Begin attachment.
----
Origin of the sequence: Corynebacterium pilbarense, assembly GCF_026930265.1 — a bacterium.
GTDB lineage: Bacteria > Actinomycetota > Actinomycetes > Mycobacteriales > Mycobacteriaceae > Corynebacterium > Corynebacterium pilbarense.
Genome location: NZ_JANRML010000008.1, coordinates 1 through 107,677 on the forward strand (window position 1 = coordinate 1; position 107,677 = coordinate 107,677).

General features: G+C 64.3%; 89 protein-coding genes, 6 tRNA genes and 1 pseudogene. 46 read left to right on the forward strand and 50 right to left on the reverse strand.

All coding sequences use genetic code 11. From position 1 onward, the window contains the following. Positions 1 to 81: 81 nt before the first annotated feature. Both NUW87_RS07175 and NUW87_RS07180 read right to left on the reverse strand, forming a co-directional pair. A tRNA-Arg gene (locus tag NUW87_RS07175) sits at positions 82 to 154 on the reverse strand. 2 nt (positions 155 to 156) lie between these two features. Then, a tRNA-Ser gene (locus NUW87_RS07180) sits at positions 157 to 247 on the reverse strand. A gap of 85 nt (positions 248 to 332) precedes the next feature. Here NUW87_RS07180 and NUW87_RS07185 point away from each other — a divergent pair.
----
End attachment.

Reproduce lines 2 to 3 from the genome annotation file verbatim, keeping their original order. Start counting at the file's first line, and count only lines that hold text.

GTDB lineage: Bacteria > Actinomycetota > Actinomycetes > Mycobacteriales > Mycobacteriaceae > Corynebacterium > Corynebacterium pilbarense.
Genome location: NZ_JANRML010000008.1, coordinates 1 through 107,677 on the forward strand (window position 1 = coordinate 1; position 107,677 = coordinate 107,677).